China makes strong play in Chile's concession system

Monday, February 19, 2018

Chinese companies are making forays into Chile's infrastructure sector, including venturing into the local concession system long dominated by European operators.

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Chinese construction group China Railways Group Limited (CREC) said earlier this year that it was confident about its bid to build a US$1.6bn high-speed train connecting capital Santiago with the coastal cities of Viña del Mar and Valparaíso in region V.  "Chile is a very open and developed country," Yang Jinjun, CREC representative in Chile, Peru and Argentina, told BNamericas.

Last year, China Harbour Engineering Company (CHEC) became the first Chinese firm to make a bid for an urban highway concession in South America when it presented an offer for the US$800mn contract to build the second stretch of the Américo Vespucio Oriente highway in Santiago, which was ultimately won by concessionaire Grupo Costanera.

CHEC also presented the lowest bid for the construction of the US$160mn Las Palmas reservoir, and is awaiting for the contract to be confirmed by the country's comptroller general.

Meanwhile, four Chinese companies are currently among the 10 prequalified groups looking to build the Agua Negra binational tunnel between Chile and Argentina at an estimated budget of US$1.5bn.

Matteo Addonizio, infrastructure analyst at BMI Research, told BNamericas that China's incursions into Chile's concessions system are a new trend.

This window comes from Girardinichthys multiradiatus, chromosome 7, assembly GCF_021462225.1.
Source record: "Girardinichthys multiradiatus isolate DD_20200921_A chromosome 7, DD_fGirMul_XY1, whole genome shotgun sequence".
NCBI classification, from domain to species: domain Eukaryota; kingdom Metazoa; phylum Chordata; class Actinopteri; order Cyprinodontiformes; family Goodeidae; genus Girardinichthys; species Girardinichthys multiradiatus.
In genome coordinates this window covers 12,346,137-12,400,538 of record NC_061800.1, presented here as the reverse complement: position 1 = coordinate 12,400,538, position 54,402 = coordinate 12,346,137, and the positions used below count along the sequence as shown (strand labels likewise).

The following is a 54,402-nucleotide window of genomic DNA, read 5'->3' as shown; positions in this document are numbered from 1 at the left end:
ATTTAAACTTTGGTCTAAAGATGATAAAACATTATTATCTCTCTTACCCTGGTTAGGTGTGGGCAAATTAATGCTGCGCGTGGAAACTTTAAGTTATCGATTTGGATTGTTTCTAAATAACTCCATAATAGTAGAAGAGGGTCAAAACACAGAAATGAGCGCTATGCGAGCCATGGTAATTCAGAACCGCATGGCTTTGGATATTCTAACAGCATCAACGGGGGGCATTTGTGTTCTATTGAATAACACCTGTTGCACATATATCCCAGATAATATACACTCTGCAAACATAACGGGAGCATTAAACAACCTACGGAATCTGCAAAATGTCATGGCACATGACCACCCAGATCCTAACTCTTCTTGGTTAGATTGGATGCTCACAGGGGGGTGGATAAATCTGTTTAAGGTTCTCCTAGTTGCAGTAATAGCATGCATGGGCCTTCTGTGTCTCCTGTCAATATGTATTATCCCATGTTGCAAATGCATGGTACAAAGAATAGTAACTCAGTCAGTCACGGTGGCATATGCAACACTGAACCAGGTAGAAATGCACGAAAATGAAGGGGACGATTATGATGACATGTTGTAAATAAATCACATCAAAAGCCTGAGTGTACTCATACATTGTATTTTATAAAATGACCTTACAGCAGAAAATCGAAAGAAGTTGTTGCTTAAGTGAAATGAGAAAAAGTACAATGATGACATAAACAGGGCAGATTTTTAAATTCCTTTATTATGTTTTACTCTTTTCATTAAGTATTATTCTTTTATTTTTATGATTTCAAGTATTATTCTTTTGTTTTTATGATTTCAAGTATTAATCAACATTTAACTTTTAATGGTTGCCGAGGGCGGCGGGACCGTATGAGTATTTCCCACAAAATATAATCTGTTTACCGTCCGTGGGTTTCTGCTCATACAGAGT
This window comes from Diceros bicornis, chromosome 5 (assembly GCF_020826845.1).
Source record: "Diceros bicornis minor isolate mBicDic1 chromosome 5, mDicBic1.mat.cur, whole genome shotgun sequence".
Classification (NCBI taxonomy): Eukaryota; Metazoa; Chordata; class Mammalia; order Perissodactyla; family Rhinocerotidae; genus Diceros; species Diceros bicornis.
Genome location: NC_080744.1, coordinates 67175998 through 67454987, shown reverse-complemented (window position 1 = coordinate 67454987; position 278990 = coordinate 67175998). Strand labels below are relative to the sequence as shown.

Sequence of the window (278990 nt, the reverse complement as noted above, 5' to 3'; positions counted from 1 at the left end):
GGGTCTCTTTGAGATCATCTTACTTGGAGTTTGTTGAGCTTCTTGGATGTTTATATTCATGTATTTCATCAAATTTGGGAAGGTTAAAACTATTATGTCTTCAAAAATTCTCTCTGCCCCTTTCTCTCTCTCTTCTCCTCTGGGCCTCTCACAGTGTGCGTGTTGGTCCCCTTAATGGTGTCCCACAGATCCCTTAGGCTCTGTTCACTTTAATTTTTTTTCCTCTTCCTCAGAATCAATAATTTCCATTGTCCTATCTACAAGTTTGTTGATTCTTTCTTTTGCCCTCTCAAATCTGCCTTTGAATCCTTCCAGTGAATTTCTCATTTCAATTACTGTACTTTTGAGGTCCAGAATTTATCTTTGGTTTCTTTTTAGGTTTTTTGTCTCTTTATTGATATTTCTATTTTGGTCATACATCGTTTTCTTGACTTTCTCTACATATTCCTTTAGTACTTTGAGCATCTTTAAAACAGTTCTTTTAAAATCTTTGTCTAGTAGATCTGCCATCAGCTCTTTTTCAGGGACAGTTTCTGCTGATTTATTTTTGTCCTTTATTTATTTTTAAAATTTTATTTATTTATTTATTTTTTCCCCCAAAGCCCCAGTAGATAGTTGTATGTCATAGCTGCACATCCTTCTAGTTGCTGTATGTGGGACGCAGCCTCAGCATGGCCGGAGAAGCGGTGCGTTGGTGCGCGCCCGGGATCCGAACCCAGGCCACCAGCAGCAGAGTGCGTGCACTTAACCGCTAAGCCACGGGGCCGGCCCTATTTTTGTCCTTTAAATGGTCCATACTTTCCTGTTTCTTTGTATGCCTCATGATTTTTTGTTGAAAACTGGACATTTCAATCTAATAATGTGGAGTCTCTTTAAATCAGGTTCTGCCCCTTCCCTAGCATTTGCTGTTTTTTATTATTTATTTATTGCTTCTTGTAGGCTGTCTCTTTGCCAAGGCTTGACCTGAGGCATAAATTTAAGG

"To some extent it's reflective of the opportunities in the market," he said. "Chile is one of the markets that is low risk compared to regional peers – it has a strong project pipeline and a strong record in project development."

China's interest in Chile is poised to grow even more under the administration of president-elect Sebastián Piñera. The business friendly center-right politician – who takes power on March 11 after governing the country in 2010-14 – has promised a series of projects to be executed under the concessions model with investments of around US$14bn in his 2018-22 term.

Addonizio adds that the Chinese investments will continue well past Piñera's second term.

"This is a long-term strategy to enter the Latin American market, given the strength of Chile's concessions program, and also its recent reforms," he stated, citing the recently approved US$9bn infrastructure fund and the newly created concessions agency.


Chile's concessions market is dominated by European firms such as SacyrAccionaAbertis and Atlantia (part of the Grupo Costanera). "European firms will feel pressured as Chinese firms continue to increase their presence. But by no means do we expect China to become the dominant player. European firms will remain very active," Addonizio said.

China's forays into Chile are also a reflection of its wider plans for the region. "We're seeing Chinese firms growing increasingly active across Latin America," the analyst said, citing the interest of China Tiesiju Civil Engineering Group (CTCE) in carrying out pre-feasibility studies for a light rail in Panama.

Colombia could also provide opportunities for Chinese companies, although most of the contracts associated with the country's main infrastructure program, the 4G highways, have been awarded already.  "There aren't a lot of opportunities there, but there are in pipelines and railways, as well as in Bogotá's Metro and Regiotram," Addonizio said.